The 'Ad Astra' director took a trip down memory lane and his meeting with the iconic filmmaker whose contribution to film and honest personality left a mark on him.
Behind every filmmaker, there is a figure who inspired them to pursue their passion and make movies. For director James Gray, William Friedkin happens to be one of those inspirational personalities. In a lengthy and emotionally charged tribute published by The Hollywood Reporter, Gray took a trip down memory lane to reveal his first and final encounters with Friedkin and dish out the little-known details about the "Jade" director, who passed away on August 7, 2023.
The "Ad Astra" director recalled how he had become familiar with Friedkin and his work when he was 12 years old. He came across a collectible of a film by the iconic director titled "Sorcerer" in a movie memorabilia joint on Bleecker Street in Manhattan, which he considered "a mysterious and wonderful piece of art!" However, the first film that Gray saw of Friedkin was called "The French Connection."
"It hit me like a ton of bricks. Nothing about it resembled anything I'd seen before. The picture looked like one of those raw documentaries one might catch on PBS," Gray wrote while describing his experience.
As the now-54-year-old director came to admire Friedkin's films, he followed up by watching many more of his directorial works. "I became an unregenerate Friedkinophile and hunted down every interview and fact I could about the filmmaker and his work. His personal history is well-documented now, and his autobiography, the vastly entertaining 'The Friedkin Connection,' serves as a fine recounting of his extraordinary life," Gray wrote about the late director he admired while growing up.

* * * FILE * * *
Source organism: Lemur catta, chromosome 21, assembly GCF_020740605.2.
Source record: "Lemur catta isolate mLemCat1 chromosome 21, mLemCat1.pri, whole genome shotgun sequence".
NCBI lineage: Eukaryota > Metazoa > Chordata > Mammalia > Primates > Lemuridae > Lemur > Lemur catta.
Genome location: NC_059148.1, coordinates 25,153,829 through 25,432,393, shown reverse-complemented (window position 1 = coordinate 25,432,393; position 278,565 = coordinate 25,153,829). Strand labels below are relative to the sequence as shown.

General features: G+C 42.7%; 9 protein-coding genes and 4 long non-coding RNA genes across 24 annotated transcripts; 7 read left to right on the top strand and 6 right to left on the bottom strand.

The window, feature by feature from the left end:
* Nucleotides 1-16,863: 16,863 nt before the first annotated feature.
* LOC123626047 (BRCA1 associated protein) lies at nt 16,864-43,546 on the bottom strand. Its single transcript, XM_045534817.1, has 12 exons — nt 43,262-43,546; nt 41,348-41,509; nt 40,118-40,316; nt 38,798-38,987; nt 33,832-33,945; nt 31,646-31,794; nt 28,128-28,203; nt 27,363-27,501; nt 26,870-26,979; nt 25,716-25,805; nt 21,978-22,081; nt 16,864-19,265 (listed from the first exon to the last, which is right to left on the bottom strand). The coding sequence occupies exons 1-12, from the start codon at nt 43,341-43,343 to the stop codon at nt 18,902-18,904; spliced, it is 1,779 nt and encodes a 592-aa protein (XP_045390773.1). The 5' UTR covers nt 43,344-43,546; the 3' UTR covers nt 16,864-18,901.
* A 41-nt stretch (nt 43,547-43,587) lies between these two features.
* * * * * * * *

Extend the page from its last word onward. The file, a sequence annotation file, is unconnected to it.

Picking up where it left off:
Gray was fortunate enough to get acquainted with the cinema legend through his line of work and they got close enough to let Gray call him "Billy" as well. "I was always surprised by his kindness. I wasn't as close to him as I should have been; he was so warm and welcoming, always inviting me to reach out. But I confess to being intimidated by his intellect, afraid at times to call. His opinions were his, and he loved to stir things up," he further added, per the outlet.
But their last encounter was something Gray could never forget. "The last time I saw him was a few months ago, for dinner at his and Sherry's beautiful home. It was a characteristically lovely evening. But maybe I sensed unconsciously that I might not see him again. At some point during dessert, I blurted out an embarrassingly direct 'I love you.' He looked at me for a moment and I thought I might get a sarcastic joke in response. Instead, he touched my hand and replied, 'I love you too, James,'" Gray recounted.
William Friedkin loved movies more than just about anyone. pic.twitter.com/MVFbGrCTpk— Anthony King (@akdonelly) August 8, 2023
"I was moved to tears. All of the humor and unsentimental toughness and darkness were part of him, yes. But it wasn't the whole picture and beneath it all was a tremendous wellspring of soul and sensitivity. Of course, it had to be — it's there, in the work. It was the man. William Friedkin was genuine, sui generis and vital. He was a giant," he added at the end of the beautifully articulated tribute.
RIP WILLIAM FRIEDKIN. One of the great directors of his generation, what's your favorite of his? pic.twitter.com/0oxbkjK32H— All The Right Movies (@ATRightMovies) August 7, 2023
Friedkin was known for his grimy thrillers and social dramas that occasionally courted controversy throughout his career. Some of his early and notable successes, which still hold to this date, are his films "The French Connection" and "The Exorcist," which were released in 1971 and 1973, respectively. He also directed the highly controversial cult classic "Cruising," which starred Al Pacino. Friedkin will forever be remembered in the film industry as an iconoclast who was one of the revolutionary figures of New Hollywood, as reported by The New York Times.